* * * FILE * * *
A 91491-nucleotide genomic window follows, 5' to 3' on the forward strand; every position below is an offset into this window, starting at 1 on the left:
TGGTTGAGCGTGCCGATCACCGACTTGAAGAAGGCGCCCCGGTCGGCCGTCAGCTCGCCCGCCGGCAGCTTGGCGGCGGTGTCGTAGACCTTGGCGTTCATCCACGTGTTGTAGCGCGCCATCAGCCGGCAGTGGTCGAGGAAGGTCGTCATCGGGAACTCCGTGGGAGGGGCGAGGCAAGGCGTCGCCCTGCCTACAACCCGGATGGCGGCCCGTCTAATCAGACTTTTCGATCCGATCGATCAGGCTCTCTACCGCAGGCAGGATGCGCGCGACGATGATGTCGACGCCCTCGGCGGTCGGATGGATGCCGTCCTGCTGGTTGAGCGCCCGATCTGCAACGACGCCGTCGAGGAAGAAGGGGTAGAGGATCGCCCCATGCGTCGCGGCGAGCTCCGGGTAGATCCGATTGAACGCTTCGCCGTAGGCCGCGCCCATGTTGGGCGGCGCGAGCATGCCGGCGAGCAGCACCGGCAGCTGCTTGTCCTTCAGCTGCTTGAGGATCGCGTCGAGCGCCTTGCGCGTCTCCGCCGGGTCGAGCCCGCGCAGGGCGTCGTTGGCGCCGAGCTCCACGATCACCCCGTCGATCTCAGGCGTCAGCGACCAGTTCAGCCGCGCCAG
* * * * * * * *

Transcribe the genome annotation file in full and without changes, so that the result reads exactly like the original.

A 91491-nucleotide genomic window follows, 5' to 3' on the forward strand; every position below is an offset into this window, starting at 1 on the left:
TGGTTGAGCGTGCCGATCACCGACTTGAAGAAGGCGCCCCGGTCGGCCGTCAGCTCGCCCGCCGGCAGCTTGGCGGCGGTGTCGTAGACCTTGGCGTTCATCCACGTGTTGTAGCGCGCCATCAGCCGGCAGTGGTCGAGGAAGGTCGTCATCGGGAACTCCGTGGGAGGGGCGAGGCAAGGCGTCGCCCTGCCTACAACCCGGATGGCGGCCCGTCTAATCAGACTTTTCGATCCGATCGATCAGGCTCTCTACCGCAGGCAGGATGCGCGCGACGATGATGTCGACGCCCTCGGCGGTCGGATGGATGCCGTCCTGCTGGTTGAGCGCCCGATCTGCAACGACGCCGTCGAGGAAGAAGGGGTAGAGGATCGCCCCATGCGTCGCGGCGAGCTCCGGGTAGATCCGATTGAACGCTTCGCCGTAGGCCGCGCCCATGTTGGGCGGCGCGAGCATGCCGGCGAGCAGCACCGGCAGCTGCTTGTCCTTCAGCTGCTTGAGGATCGCGTCGAGCGCCTTGCGCGTCTCCGCCGGGTCGAGCCCGCGCAGGGCGTCGTTGGCGCCGAGCTCCACGATCACCCCGTCGATCTCAGGCGTCAGCGACCAGTTCAGCCGCGCCAG